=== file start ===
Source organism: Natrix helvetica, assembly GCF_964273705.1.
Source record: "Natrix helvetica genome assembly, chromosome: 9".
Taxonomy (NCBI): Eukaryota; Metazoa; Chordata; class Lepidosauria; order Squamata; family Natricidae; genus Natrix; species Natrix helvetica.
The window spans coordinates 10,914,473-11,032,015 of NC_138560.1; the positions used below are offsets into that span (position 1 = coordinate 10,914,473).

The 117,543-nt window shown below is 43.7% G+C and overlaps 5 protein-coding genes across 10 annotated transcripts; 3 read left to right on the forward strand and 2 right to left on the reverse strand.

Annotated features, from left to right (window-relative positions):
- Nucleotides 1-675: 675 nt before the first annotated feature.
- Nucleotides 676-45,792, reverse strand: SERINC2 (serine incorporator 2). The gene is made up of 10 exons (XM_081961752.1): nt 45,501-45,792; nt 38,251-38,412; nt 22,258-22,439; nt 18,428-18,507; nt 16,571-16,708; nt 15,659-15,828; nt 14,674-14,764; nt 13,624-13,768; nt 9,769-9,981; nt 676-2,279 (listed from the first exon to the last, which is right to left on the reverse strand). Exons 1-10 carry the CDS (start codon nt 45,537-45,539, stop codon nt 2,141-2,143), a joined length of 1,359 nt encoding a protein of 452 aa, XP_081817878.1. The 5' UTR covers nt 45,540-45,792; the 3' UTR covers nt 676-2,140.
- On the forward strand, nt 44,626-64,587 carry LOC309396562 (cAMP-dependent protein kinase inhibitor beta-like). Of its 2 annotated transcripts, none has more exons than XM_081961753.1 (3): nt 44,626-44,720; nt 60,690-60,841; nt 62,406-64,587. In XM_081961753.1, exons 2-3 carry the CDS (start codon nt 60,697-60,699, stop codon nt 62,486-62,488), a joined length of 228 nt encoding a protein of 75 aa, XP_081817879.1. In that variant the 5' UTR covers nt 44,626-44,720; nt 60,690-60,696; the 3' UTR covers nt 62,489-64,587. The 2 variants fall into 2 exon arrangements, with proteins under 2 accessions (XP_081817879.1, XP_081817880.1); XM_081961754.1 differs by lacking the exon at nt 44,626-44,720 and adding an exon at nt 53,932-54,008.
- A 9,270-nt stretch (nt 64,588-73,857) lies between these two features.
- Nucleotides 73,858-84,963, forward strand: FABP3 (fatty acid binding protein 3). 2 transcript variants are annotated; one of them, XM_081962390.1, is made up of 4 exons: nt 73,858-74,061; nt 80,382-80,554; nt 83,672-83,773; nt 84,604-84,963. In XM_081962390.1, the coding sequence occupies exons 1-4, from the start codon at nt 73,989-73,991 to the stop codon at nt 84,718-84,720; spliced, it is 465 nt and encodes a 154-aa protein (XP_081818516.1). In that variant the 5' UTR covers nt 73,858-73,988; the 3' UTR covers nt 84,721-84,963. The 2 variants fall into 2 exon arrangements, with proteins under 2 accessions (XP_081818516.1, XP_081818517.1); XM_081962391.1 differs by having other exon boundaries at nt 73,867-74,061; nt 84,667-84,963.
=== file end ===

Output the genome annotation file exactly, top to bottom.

Source organism: Natrix helvetica, assembly GCF_964273705.1.
Source record: "Natrix helvetica genome assembly, chromosome: 9".
Taxonomy (NCBI): Eukaryota; Metazoa; Chordata; class Lepidosauria; order Squamata; family Natricidae; genus Natrix; species Natrix helvetica.
The window spans coordinates 10,914,473-11,032,015 of NC_138560.1; the positions used below are offsets into that span (position 1 = coordinate 10,914,473).

The 117,543-nt window shown below is 43.7% G+C and overlaps 5 protein-coding genes across 10 annotated transcripts; 3 read left to right on the forward strand and 2 right to left on the reverse strand.

Annotated features, from left to right (window-relative positions):
- Nucleotides 1-675: 675 nt before the first annotated feature.
- Nucleotides 676-45,792, reverse strand: SERINC2 (serine incorporator 2). The gene is made up of 10 exons (XM_081961752.1): nt 45,501-45,792; nt 38,251-38,412; nt 22,258-22,439; nt 18,428-18,507; nt 16,571-16,708; nt 15,659-15,828; nt 14,674-14,764; nt 13,624-13,768; nt 9,769-9,981; nt 676-2,279 (listed from the first exon to the last, which is right to left on the reverse strand). Exons 1-10 carry the CDS (start codon nt 45,537-45,539, stop codon nt 2,141-2,143), a joined length of 1,359 nt encoding a protein of 452 aa, XP_081817878.1. The 5' UTR covers nt 45,540-45,792; the 3' UTR covers nt 676-2,140.
- On the forward strand, nt 44,626-64,587 carry LOC309396562 (cAMP-dependent protein kinase inhibitor beta-like). Of its 2 annotated transcripts, none has more exons than XM_081961753.1 (3): nt 44,626-44,720; nt 60,690-60,841; nt 62,406-64,587. In XM_081961753.1, exons 2-3 carry the CDS (start codon nt 60,697-60,699, stop codon nt 62,486-62,488), a joined length of 228 nt encoding a protein of 75 aa, XP_081817879.1. In that variant the 5' UTR covers nt 44,626-44,720; nt 60,690-60,696; the 3' UTR covers nt 62,489-64,587. The 2 variants fall into 2 exon arrangements, with proteins under 2 accessions (XP_081817879.1, XP_081817880.1); XM_081961754.1 differs by lacking the exon at nt 44,626-44,720 and adding an exon at nt 53,932-54,008.
- A 9,270-nt stretch (nt 64,588-73,857) lies between these two features.
- Nucleotides 73,858-84,963, forward strand: FABP3 (fatty acid binding protein 3). 2 transcript variants are annotated; one of them, XM_081962390.1, is made up of 4 exons: nt 73,858-74,061; nt 80,382-80,554; nt 83,672-83,773; nt 84,604-84,963. In XM_081962390.1, the coding sequence occupies exons 1-4, from the start codon at nt 73,989-73,991 to the stop codon at nt 84,718-84,720; spliced, it is 465 nt and encodes a 154-aa protein (XP_081818516.1). In that variant the 5' UTR covers nt 73,858-73,988; the 3' UTR covers nt 84,721-84,963. The 2 variants fall into 2 exon arrangements, with proteins under 2 accessions (XP_081818516.1, XP_081818517.1); XM_081962391.1 differs by having other exon boundaries at nt 73,867-74,061; nt 84,667-84,963.